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The European Commission said Tuesday it needs to step up the fight against money laundering as criminals and terrorists constantly find new ways around existing regulations.
Accordingly, it plans to make it more difficult to get illicit funds through the financial system and to tighten up information disclosure on money transfers so as to make them more transparent and traceable.
"Flows of dirty money can damage the stability and reputation of the financial sector, while terrorism shakes the very foundations of our society," EU Internal Markets Commissioner Michel Barnier said in a statement.
"Our aim is to propose clear rules that reinforce the vigilance by banks, lawyers, accountants and all other professional concerned," Barnier said.
EU Home Affairs Commissioner Cecilia Malmstroem said "dirty money has no place in our economy, whether it comes from drug deals, the illegal guns trade or trafficking in human beings.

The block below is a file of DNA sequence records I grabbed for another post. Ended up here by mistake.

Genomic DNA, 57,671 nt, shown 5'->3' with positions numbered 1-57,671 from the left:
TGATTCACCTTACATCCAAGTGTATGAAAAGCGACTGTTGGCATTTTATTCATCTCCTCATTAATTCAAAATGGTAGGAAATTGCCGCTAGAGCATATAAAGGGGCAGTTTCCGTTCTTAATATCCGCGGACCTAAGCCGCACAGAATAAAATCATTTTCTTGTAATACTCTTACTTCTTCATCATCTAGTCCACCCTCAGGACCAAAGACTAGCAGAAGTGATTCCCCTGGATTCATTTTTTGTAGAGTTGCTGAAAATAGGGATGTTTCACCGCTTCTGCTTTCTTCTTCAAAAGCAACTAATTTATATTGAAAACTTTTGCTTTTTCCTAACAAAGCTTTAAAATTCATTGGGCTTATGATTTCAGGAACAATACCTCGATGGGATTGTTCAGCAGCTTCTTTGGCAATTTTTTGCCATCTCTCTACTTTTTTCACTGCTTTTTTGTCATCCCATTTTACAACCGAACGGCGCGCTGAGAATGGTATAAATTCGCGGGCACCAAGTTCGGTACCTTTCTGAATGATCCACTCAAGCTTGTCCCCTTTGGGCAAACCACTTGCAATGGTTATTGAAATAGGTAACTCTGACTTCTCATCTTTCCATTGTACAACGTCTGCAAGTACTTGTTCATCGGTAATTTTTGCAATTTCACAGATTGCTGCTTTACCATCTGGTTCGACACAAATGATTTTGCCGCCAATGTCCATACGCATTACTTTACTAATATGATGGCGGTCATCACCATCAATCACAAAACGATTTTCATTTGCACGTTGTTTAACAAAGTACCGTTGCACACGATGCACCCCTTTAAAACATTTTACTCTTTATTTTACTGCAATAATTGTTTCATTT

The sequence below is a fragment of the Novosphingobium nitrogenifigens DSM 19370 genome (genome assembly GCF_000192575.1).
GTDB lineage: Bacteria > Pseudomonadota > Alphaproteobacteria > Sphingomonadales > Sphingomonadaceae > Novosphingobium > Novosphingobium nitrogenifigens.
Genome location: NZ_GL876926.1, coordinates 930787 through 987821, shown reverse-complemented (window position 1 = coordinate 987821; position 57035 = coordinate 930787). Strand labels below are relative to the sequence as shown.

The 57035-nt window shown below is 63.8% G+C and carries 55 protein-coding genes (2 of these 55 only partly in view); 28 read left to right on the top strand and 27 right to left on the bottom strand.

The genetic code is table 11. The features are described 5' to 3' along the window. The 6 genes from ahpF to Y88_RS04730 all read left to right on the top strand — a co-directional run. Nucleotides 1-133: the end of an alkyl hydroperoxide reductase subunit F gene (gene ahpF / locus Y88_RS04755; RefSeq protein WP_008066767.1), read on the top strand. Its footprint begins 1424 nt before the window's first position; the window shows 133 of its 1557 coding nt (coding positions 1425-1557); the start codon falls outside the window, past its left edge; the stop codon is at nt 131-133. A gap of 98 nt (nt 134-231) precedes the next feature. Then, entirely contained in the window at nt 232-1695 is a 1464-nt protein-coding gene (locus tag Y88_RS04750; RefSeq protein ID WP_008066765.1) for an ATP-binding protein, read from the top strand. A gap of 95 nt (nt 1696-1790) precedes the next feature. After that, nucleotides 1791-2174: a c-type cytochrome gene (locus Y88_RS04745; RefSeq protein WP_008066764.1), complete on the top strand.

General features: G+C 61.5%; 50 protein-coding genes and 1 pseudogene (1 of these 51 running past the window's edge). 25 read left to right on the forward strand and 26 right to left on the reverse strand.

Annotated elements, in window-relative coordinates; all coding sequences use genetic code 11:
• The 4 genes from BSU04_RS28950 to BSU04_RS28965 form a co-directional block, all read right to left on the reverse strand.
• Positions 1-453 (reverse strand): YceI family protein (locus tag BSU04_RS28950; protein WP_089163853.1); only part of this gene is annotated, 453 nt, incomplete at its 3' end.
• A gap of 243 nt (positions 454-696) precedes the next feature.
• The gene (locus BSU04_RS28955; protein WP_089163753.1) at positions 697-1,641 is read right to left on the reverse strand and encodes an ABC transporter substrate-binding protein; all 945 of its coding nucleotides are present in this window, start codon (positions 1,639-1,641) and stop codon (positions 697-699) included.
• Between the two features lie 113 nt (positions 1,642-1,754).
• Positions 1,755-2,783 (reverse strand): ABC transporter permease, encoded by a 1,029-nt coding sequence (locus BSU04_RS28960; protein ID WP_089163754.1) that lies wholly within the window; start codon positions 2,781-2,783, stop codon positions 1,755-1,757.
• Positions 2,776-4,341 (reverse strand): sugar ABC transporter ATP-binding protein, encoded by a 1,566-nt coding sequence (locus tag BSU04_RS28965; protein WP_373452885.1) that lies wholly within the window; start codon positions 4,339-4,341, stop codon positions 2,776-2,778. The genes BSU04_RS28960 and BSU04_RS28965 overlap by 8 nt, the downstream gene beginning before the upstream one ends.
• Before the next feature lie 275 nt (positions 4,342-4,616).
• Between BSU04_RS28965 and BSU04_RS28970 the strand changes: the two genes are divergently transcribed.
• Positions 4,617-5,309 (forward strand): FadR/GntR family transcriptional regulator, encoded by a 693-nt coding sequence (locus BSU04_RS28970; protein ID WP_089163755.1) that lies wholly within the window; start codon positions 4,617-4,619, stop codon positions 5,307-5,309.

"Our banks should never function as laundromats for mafia money, or enable the funding of terrorism."
Notably, the new measures will cover the gambling sector, rather than just casinos as previously, while the minimum cash payment threshold covered will be reduced to $7,500 from $15,000.
The Commission's proposals require approval by the EU's 27 member states and the European Parliament.
Separately, EU Justice Commissioner proposed new legal measures against the counterfeiting of the euro, including strengthening cross-border investigations and introducing minimum penalties for the most serious offences.